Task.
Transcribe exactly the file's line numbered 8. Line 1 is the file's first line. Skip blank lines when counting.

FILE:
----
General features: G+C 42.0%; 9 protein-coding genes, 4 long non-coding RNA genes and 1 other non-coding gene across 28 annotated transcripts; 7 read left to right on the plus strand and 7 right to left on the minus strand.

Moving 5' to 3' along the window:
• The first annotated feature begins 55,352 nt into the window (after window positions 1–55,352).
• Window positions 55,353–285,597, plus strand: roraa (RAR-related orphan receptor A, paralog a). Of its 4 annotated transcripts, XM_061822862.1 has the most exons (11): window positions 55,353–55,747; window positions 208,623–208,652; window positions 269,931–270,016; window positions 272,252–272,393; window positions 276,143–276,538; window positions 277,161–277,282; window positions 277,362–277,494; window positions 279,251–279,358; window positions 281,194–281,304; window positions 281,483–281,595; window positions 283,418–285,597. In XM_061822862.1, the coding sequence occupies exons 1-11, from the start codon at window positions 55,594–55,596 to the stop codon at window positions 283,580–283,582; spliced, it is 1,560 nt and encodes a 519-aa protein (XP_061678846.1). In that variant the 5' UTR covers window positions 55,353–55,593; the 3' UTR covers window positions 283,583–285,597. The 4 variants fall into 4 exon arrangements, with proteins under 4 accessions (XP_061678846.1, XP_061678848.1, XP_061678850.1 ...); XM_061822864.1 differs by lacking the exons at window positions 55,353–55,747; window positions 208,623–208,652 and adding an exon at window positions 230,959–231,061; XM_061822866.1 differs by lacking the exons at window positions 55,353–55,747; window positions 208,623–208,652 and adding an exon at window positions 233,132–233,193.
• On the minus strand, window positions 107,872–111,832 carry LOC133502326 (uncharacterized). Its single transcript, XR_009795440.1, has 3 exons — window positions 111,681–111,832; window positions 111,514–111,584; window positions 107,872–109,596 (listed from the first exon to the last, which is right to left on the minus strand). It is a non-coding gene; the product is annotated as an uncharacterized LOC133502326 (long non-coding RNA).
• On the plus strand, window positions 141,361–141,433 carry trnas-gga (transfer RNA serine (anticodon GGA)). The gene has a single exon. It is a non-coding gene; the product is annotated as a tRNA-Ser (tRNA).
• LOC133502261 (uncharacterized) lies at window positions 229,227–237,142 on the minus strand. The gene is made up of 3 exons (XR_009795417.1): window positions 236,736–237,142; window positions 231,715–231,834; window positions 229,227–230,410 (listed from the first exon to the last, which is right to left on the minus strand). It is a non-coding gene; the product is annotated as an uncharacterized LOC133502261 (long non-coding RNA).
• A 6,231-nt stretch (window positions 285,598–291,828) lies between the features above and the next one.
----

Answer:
• A 6,231-nt stretch (window positions 285,598–291,828) lies between the features above and the next one.